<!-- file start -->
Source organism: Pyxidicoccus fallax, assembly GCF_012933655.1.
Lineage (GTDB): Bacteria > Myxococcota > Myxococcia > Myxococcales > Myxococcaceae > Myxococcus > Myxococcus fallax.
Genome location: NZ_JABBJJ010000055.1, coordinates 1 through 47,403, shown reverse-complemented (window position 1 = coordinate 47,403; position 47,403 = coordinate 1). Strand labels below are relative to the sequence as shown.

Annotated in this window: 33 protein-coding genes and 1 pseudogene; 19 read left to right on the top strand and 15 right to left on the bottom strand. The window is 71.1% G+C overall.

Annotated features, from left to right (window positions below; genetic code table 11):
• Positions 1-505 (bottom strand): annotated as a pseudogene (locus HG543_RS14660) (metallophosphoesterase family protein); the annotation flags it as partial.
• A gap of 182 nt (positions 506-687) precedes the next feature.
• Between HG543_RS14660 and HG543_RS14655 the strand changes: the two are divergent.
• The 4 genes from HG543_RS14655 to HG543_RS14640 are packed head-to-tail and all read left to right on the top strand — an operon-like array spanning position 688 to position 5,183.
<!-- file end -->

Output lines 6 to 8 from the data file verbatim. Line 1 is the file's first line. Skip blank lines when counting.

• Positions 1-505 (bottom strand): annotated as a pseudogene (locus HG543_RS14660) (metallophosphoesterase family protein); the annotation flags it as partial.
• A gap of 182 nt (positions 506-687) precedes the next feature.
• Between HG543_RS14660 and HG543_RS14655 the strand changes: the two are divergent.